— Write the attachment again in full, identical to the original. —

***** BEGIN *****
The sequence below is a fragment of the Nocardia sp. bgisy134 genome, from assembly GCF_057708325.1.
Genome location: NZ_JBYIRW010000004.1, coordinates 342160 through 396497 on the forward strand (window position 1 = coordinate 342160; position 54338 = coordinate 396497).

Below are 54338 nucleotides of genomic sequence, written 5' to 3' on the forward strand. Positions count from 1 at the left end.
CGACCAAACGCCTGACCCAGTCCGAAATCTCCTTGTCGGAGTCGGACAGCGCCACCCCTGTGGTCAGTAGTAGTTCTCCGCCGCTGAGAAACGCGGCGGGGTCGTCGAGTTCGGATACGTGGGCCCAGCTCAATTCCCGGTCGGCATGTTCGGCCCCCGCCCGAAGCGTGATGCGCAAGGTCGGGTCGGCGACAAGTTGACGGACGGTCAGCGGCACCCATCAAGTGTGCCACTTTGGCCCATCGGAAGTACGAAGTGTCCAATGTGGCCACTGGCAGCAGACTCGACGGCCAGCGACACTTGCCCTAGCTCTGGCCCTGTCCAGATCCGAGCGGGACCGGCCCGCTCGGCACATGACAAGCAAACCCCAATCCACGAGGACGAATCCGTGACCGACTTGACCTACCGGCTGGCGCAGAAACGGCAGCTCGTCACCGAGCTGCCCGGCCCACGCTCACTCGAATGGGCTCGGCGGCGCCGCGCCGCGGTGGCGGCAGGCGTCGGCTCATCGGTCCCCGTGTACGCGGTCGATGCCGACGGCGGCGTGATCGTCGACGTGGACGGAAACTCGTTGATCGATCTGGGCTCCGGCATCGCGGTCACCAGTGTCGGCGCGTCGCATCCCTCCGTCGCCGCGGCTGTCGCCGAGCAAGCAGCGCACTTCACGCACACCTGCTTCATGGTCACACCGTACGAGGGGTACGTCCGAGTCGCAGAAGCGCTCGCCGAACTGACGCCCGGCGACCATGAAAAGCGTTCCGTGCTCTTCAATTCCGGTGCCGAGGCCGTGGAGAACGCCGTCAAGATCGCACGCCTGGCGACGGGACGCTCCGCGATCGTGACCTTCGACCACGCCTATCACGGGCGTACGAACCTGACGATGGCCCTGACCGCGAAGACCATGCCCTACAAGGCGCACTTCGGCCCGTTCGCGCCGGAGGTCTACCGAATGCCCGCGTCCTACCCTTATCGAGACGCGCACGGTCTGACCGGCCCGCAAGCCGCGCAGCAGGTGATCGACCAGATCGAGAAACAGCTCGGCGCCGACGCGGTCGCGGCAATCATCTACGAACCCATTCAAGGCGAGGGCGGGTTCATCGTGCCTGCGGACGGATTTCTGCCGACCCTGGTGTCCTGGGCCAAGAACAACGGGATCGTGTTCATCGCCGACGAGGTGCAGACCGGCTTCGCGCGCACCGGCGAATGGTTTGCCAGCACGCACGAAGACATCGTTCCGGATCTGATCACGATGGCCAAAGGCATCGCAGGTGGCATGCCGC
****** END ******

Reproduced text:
The sequence below is a fragment of the Nocardia sp. bgisy134 genome, from assembly GCF_057708325.1.
Genome location: NZ_JBYIRW010000004.1, coordinates 342160 through 396497 on the forward strand (window position 1 = coordinate 342160; position 54338 = coordinate 396497).

Below are 54338 nucleotides of genomic sequence, written 5' to 3' on the forward strand. Positions count from 1 at the left end.
CGACCAAACGCCTGACCCAGTCCGAAATCTCCTTGTCGGAGTCGGACAGCGCCACCCCTGTGGTCAGTAGTAGTTCTCCGCCGCTGAGAAACGCGGCGGGGTCGTCGAGTTCGGATACGTGGGCCCAGCTCAATTCCCGGTCGGCATGTTCGGCCCCCGCCCGAAGCGTGATGCGCAAGGTCGGGTCGGCGACAAGTTGACGGACGGTCAGCGGCACCCATCAAGTGTGCCACTTTGGCCCATCGGAAGTACGAAGTGTCCAATGTGGCCACTGGCAGCAGACTCGACGGCCAGCGACACTTGCCCTAGCTCTGGCCCTGTCCAGATCCGAGCGGGACCGGCCCGCTCGGCACATGACAAGCAAACCCCAATCCACGAGGACGAATCCGTGACCGACTTGACCTACCGGCTGGCGCAGAAACGGCAGCTCGTCACCGAGCTGCCCGGCCCACGCTCACTCGAATGGGCTCGGCGGCGCCGCGCCGCGGTGGCGGCAGGCGTCGGCTCATCGGTCCCCGTGTACGCGGTCGATGCCGACGGCGGCGTGATCGTCGACGTGGACGGAAACTCGTTGATCGATCTGGGCTCCGGCATCGCGGTCACCAGTGTCGGCGCGTCGCATCCCTCCGTCGCCGCGGCTGTCGCCGAGCAAGCAGCGCACTTCACGCACACCTGCTTCATGGTCACACCGTACGAGGGGTACGTCCGAGTCGCAGAAGCGCTCGCCGAACTGACGCCCGGCGACCATGAAAAGCGTTCCGTGCTCTTCAATTCCGGTGCCGAGGCCGTGGAGAACGCCGTCAAGATCGCACGCCTGGCGACGGGACGCTCCGCGATCGTGACCTTCGACCACGCCTATCACGGGCGTACGAACCTGACGATGGCCCTGACCGCGAAGACCATGCCCTACAAGGCGCACTTCGGCCCGTTCGCGCCGGAGGTCTACCGAATGCCCGCGTCCTACCCTTATCGAGACGCGCACGGTCTGACCGGCCCGCAAGCCGCGCAGCAGGTGATCGACCAGATCGAGAAACAGCTCGGCGCCGACGCGGTCGCGGCAATCATCTACGAACCCATTCAAGGCGAGGGCGGGTTCATCGTGCCTGCGGACGGATTTCTGCCGACCCTGGTGTCCTGGGCCAAGAACAACGGGATCGTGTTCATCGCCGACGAGGTGCAGACCGGCTTCGCGCGCACCGGCGAATGGTTTGCCAGCACGCACGAAGACATCGTTCCGGATCTGATCACGATGGCCAAAGGCATCGCAGGTGGCATGCCGC